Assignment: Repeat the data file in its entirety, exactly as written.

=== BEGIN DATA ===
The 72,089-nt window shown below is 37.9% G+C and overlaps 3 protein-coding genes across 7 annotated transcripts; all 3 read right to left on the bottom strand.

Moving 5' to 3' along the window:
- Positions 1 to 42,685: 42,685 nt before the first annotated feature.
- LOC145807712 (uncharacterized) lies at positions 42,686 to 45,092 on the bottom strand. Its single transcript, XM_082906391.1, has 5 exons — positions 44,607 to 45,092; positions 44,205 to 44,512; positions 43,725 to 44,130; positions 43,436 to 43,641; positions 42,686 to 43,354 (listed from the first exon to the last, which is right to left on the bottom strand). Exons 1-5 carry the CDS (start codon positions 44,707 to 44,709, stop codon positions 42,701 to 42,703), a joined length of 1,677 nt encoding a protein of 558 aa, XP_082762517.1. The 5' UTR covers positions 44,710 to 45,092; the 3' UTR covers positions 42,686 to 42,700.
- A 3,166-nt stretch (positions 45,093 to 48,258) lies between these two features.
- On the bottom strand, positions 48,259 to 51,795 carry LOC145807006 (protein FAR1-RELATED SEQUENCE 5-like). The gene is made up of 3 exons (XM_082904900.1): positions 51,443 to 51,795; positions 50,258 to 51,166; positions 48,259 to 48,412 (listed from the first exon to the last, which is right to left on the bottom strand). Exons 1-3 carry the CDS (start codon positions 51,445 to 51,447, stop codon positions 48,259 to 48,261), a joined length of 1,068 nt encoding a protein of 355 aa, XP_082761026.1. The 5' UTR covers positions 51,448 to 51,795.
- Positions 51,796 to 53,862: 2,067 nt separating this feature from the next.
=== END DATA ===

The 72,089-nt window shown below is 37.9% G+C and overlaps 3 protein-coding genes across 7 annotated transcripts; all 3 read right to left on the bottom strand.

Moving 5' to 3' along the window:
- Positions 1 to 42,685: 42,685 nt before the first annotated feature.
- LOC145807712 (uncharacterized) lies at positions 42,686 to 45,092 on the bottom strand. Its single transcript, XM_082906391.1, has 5 exons — positions 44,607 to 45,092; positions 44,205 to 44,512; positions 43,725 to 44,130; positions 43,436 to 43,641; positions 42,686 to 43,354 (listed from the first exon to the last, which is right to left on the bottom strand). Exons 1-5 carry the CDS (start codon positions 44,707 to 44,709, stop codon positions 42,701 to 42,703), a joined length of 1,677 nt encoding a protein of 558 aa, XP_082762517.1. The 5' UTR covers positions 44,710 to 45,092; the 3' UTR covers positions 42,686 to 42,700.
- A 3,166-nt stretch (positions 45,093 to 48,258) lies between these two features.
- On the bottom strand, positions 48,259 to 51,795 carry LOC145807006 (protein FAR1-RELATED SEQUENCE 5-like). The gene is made up of 3 exons (XM_082904900.1): positions 51,443 to 51,795; positions 50,258 to 51,166; positions 48,259 to 48,412 (listed from the first exon to the last, which is right to left on the bottom strand). Exons 1-3 carry the CDS (start codon positions 51,445 to 51,447, stop codon positions 48,259 to 48,261), a joined length of 1,068 nt encoding a protein of 355 aa, XP_082761026.1. The 5' UTR covers positions 51,448 to 51,795.
- Positions 51,796 to 53,862: 2,067 nt separating this feature from the next.